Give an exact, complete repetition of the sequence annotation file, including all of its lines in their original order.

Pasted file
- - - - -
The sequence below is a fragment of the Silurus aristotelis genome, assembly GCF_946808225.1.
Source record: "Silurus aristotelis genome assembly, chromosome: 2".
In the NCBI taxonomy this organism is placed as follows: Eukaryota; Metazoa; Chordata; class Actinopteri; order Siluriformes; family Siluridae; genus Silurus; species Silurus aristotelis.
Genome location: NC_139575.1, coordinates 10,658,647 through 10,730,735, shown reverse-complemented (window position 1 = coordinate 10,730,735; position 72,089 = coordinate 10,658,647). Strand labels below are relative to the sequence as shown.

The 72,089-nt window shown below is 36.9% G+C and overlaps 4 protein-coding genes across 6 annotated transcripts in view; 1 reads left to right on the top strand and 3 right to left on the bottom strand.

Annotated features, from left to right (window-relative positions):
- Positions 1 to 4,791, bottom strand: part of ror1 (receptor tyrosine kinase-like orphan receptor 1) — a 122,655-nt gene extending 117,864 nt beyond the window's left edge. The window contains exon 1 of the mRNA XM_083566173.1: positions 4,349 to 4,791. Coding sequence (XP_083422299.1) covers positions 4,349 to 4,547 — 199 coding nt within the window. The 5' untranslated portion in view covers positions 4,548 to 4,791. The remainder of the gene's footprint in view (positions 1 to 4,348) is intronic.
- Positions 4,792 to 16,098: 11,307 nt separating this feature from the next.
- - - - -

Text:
The sequence below is a fragment of the Silurus aristotelis genome, assembly GCF_946808225.1.
Source record: "Silurus aristotelis genome assembly, chromosome: 2".
In the NCBI taxonomy this organism is placed as follows: Eukaryota; Metazoa; Chordata; class Actinopteri; order Siluriformes; family Siluridae; genus Silurus; species Silurus aristotelis.
Genome location: NC_139575.1, coordinates 10,658,647 through 10,730,735, shown reverse-complemented (window position 1 = coordinate 10,730,735; position 72,089 = coordinate 10,658,647). Strand labels below are relative to the sequence as shown.

The 72,089-nt window shown below is 36.9% G+C and overlaps 4 protein-coding genes across 6 annotated transcripts in view; 1 reads left to right on the top strand and 3 right to left on the bottom strand.

Annotated features, from left to right (window-relative positions):
- Positions 1 to 4,791, bottom strand: part of ror1 (receptor tyrosine kinase-like orphan receptor 1) — a 122,655-nt gene extending 117,864 nt beyond the window's left edge. The window contains exon 1 of the mRNA XM_083566173.1: positions 4,349 to 4,791. Coding sequence (XP_083422299.1) covers positions 4,349 to 4,547 — 199 coding nt within the window. The 5' untranslated portion in view covers positions 4,548 to 4,791. The remainder of the gene's footprint in view (positions 1 to 4,348) is intronic.
- Positions 4,792 to 16,098: 11,307 nt separating this feature from the next.